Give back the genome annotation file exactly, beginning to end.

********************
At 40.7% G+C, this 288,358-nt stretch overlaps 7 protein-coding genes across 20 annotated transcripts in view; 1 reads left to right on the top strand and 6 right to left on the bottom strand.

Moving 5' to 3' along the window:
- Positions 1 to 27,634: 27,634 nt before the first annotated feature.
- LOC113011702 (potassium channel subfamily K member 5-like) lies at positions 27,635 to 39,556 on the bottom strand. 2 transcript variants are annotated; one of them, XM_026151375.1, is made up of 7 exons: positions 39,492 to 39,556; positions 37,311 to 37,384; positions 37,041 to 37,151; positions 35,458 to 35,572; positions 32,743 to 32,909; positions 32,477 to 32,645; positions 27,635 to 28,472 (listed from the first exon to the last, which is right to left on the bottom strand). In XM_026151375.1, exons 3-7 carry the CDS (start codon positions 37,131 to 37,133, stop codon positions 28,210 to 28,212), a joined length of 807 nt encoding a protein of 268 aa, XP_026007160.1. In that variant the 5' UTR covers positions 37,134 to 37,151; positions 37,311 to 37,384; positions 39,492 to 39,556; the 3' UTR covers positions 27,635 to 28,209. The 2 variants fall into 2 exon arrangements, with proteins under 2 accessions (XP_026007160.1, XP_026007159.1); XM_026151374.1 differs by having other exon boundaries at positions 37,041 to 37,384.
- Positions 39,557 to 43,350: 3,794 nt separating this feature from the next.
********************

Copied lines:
At 40.7% G+C, this 288,358-nt stretch overlaps 7 protein-coding genes across 20 annotated transcripts in view; 1 reads left to right on the top strand and 6 right to left on the bottom strand.

Moving 5' to 3' along the window:
- Positions 1 to 27,634: 27,634 nt before the first annotated feature.
- LOC113011702 (potassium channel subfamily K member 5-like) lies at positions 27,635 to 39,556 on the bottom strand. 2 transcript variants are annotated; one of them, XM_026151375.1, is made up of 7 exons: positions 39,492 to 39,556; positions 37,311 to 37,384; positions 37,041 to 37,151; positions 35,458 to 35,572; positions 32,743 to 32,909; positions 32,477 to 32,645; positions 27,635 to 28,472 (listed from the first exon to the last, which is right to left on the bottom strand). In XM_026151375.1, exons 3-7 carry the CDS (start codon positions 37,131 to 37,133, stop codon positions 28,210 to 28,212), a joined length of 807 nt encoding a protein of 268 aa, XP_026007160.1. In that variant the 5' UTR covers positions 37,134 to 37,151; positions 37,311 to 37,384; positions 39,492 to 39,556; the 3' UTR covers positions 27,635 to 28,209. The 2 variants fall into 2 exon arrangements, with proteins under 2 accessions (XP_026007160.1, XP_026007159.1); XM_026151374.1 differs by having other exon boundaries at positions 37,041 to 37,384.
- Positions 39,557 to 43,350: 3,794 nt separating this feature from the next.